2. Use a dry frying pan to sauté the Sichuan pepper until the aroma comes out. Then use a pestle and mortar to grind the Sichuan peppers into a powder.
  3. Prod the skin part with a skewer or the tool that I have pictured in this post. I bought this tool from local Chinese supermarket for about £5.
  4. Brush the soy sauce on every side of pork belly. Mix all the seasonings together evenly and gently rub the seasonings on pork belly. Leave the pork belly marinade for 2 hours.
  5. Tin foil wrap the side and bottom of the pork belly. Only leave the skin part unwrap. Put the pork belly on the middle oven shelf. Pre-heat the oven to 230 degrees and roast for 20~30 minutes.
  6. Take out the pork and brush a thin layer of oil. Roast in oven (temperature 180 degree C) for another 20 minutes.


Credits: Preparation photos were taken by myself but final photos were taken by Chris at:


  1. Indeed cracling pork is unresistable dish to our family too!
    I make this nearly every week for my son.
    Lucky that you still can find the skewer in UK. I can’t get any similar over in kiwi land, I was looking high and low for it. In the end I just poke with my sharp tip of my fruit peel :-(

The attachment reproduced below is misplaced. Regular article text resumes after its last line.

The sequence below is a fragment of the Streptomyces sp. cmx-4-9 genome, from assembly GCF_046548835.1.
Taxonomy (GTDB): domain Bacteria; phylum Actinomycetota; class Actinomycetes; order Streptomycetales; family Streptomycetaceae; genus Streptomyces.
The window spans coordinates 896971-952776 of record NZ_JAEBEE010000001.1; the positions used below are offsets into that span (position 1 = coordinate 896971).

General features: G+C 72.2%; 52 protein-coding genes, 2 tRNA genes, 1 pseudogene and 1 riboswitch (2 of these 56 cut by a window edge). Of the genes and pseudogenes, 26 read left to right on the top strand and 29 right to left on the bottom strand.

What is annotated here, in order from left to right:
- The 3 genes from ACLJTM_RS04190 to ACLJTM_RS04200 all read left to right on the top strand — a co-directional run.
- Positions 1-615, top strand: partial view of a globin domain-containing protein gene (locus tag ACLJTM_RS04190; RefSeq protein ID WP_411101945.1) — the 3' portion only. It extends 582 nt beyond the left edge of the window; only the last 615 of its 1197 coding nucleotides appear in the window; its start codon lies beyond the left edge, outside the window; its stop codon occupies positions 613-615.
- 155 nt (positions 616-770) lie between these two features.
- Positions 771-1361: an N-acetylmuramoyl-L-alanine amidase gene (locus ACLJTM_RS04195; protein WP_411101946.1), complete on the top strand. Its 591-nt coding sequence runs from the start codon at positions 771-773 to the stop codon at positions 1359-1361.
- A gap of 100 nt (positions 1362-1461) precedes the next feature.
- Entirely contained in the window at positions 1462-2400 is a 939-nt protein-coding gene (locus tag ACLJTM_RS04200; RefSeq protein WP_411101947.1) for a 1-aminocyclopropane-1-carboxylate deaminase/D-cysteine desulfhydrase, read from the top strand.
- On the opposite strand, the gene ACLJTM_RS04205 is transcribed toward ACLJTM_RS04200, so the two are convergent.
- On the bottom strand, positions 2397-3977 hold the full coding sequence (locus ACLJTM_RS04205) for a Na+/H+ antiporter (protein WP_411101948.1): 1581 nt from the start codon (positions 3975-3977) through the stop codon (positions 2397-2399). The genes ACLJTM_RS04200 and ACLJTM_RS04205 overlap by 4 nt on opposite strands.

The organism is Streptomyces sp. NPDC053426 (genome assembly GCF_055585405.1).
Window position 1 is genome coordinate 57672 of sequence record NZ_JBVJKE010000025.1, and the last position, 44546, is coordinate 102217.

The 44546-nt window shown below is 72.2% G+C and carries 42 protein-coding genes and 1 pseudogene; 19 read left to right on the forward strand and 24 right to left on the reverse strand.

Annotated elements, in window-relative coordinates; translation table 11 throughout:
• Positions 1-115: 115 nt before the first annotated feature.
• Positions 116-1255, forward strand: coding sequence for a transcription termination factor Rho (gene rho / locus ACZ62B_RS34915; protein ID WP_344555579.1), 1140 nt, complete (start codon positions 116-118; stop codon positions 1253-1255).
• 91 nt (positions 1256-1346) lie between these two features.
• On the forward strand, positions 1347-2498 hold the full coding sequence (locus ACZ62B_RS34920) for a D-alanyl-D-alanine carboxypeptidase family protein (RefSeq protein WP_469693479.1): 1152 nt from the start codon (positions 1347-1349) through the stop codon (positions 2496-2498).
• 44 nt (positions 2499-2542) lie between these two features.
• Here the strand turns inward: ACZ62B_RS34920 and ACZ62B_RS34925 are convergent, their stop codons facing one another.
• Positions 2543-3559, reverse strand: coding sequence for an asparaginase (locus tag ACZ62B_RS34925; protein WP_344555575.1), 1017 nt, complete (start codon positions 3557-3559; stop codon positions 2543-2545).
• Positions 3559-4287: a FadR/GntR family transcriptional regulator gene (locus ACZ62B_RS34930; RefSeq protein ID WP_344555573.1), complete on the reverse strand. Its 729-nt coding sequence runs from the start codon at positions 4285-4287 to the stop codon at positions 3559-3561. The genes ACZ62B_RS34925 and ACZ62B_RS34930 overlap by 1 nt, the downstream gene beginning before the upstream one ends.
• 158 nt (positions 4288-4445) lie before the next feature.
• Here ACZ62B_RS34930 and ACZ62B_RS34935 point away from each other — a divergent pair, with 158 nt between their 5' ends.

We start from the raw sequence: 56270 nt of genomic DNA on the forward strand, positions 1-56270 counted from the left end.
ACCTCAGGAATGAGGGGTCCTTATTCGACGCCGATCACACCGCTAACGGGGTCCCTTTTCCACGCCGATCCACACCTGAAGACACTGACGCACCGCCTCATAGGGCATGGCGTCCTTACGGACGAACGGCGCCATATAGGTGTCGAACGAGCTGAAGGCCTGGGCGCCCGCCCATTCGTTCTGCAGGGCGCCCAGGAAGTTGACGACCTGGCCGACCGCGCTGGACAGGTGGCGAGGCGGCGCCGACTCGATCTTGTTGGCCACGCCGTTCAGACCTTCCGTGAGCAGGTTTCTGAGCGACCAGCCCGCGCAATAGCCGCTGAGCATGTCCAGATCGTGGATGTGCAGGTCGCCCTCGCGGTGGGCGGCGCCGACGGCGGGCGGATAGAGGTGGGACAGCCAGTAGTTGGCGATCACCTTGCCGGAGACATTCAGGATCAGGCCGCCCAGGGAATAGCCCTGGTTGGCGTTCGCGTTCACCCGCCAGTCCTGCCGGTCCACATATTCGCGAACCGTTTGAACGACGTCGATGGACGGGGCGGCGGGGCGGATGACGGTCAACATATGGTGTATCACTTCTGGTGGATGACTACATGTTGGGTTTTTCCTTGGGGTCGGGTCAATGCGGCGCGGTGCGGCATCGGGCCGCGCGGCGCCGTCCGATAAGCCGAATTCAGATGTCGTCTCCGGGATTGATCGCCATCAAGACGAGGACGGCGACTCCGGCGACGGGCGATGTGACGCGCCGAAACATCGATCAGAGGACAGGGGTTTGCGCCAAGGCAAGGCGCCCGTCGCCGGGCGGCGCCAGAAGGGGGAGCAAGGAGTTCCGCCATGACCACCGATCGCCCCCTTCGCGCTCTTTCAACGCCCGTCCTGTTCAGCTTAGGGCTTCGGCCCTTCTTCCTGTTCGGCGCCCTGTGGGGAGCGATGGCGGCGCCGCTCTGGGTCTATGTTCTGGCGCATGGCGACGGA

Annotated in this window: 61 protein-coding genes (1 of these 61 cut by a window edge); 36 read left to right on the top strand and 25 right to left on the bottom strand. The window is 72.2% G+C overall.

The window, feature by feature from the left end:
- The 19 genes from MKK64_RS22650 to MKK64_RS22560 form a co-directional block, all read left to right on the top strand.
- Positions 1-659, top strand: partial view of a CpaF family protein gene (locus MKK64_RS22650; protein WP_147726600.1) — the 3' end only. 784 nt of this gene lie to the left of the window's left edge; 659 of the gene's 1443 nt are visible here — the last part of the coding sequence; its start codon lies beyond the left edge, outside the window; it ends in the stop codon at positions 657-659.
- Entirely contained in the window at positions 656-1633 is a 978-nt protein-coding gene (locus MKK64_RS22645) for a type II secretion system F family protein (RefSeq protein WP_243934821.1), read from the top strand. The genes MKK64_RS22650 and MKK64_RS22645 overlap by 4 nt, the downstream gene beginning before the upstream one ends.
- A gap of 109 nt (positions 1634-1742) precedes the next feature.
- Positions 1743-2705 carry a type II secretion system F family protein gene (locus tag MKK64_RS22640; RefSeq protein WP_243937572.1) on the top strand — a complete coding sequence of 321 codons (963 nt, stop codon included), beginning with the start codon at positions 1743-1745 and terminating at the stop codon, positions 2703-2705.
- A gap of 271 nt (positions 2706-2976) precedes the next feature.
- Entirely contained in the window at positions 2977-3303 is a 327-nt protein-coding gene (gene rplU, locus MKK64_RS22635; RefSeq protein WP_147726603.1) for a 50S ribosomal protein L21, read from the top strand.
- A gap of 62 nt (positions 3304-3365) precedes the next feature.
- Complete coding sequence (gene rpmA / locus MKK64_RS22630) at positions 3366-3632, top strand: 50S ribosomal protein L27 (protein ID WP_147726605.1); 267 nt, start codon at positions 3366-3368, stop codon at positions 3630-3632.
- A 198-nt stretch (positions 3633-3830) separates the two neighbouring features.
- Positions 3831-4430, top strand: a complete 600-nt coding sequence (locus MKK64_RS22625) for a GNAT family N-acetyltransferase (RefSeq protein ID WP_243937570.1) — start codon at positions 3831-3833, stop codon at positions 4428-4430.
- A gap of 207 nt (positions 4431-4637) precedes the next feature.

• Hi Yin,
      Crackling pork is unresistable dish to me too. (hi 5) I found my skewer tool in local Chinese supermarket. Maybe you can try to find it in Chinese supermarket in your local area too. Thank you very much for your kind comment. 😉 I’m really appreciate.

    • Thank you very much for your kind comment. I’m really really appreciate. :)

  2. I love crackling pork.. and I always thing it’s difficult to do!! But your recipe looks easy to handle for me :)

  3. I love crackling pork.. and I always think it’s difficult to do!! But your recipe looks easy to handle for me :)

    • Thank you so much for your comment. This pork belly dish is really easy to make and I hope you will give it a go in the future. 😉